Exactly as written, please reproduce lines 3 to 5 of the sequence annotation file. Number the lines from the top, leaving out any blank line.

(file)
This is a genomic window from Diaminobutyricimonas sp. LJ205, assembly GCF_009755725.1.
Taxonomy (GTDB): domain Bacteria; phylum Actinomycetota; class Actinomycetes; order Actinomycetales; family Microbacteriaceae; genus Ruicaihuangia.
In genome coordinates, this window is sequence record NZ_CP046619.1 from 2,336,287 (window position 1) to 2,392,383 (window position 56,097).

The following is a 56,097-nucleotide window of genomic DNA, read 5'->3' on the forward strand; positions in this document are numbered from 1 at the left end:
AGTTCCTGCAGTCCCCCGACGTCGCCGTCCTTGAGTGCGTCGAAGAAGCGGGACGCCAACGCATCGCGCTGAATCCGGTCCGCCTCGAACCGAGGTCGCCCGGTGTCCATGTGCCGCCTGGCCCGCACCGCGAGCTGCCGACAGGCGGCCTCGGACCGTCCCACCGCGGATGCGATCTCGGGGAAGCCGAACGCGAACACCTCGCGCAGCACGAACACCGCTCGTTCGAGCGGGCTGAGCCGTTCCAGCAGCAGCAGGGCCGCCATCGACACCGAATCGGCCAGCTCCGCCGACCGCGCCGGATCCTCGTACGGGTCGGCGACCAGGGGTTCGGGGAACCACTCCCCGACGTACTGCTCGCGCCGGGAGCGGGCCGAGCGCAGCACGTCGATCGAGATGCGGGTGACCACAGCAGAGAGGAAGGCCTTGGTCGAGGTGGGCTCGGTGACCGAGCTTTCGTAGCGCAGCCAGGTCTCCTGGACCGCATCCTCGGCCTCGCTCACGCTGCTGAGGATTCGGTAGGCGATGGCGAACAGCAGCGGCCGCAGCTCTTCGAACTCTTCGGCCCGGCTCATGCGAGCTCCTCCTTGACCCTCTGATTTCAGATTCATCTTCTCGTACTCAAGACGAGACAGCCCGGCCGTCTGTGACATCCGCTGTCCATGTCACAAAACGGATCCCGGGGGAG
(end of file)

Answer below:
In genome coordinates, this window is sequence record NZ_CP046619.1 from 2,336,287 (window position 1) to 2,392,383 (window position 56,097).

The following is a 56,097-nucleotide window of genomic DNA, read 5'->3' on the forward strand; positions in this document are numbered from 1 at the left end:
AGTTCCTGCAGTCCCCCGACGTCGCCGTCCTTGAGTGCGTCGAAGAAGCGGGACGCCAACGCATCGCGCTGAATCCGGTCCGCCTCGAACCGAGGTCGCCCGGTGTCCATGTGCCGCCTGGCCCGCACCGCGAGCTGCCGACAGGCGGCCTCGGACCGTCCCACCGCGGATGCGATCTCGGGGAAGCCGAACGCGAACACCTCGCGCAGCACGAACACCGCTCGTTCGAGCGGGCTGAGCCGTTCCAGCAGCAGCAGGGCCGCCATCGACACCGAATCGGCCAGCTCCGCCGACCGCGCCGGATCCTCGTACGGGTCGGCGACCAGGGGTTCGGGGAACCACTCCCCGACGTACTGCTCGCGCCGGGAGCGGGCCGAGCGCAGCACGTCGATCGAGATGCGGGTGACCACAGCAGAGAGGAAGGCCTTGGTCGAGGTGGGCTCGGTGACCGAGCTTTCGTAGCGCAGCCAGGTCTCCTGGACCGCATCCTCGGCCTCGCTCACGCTGCTGAGGATTCGGTAGGCGATGGCGAACAGCAGCGGCCGCAGCTCTTCGAACTCTTCGGCCCGGCTCATGCGAGCTCCTCCTTGACCCTCTGATTTCAGATTCATCTTCTCGTACTCAAGACGAGACAGCCCGGCCGTCTGTGACATCCGCTGTCCATGTCACAAAACGGATCCCGGGGGAG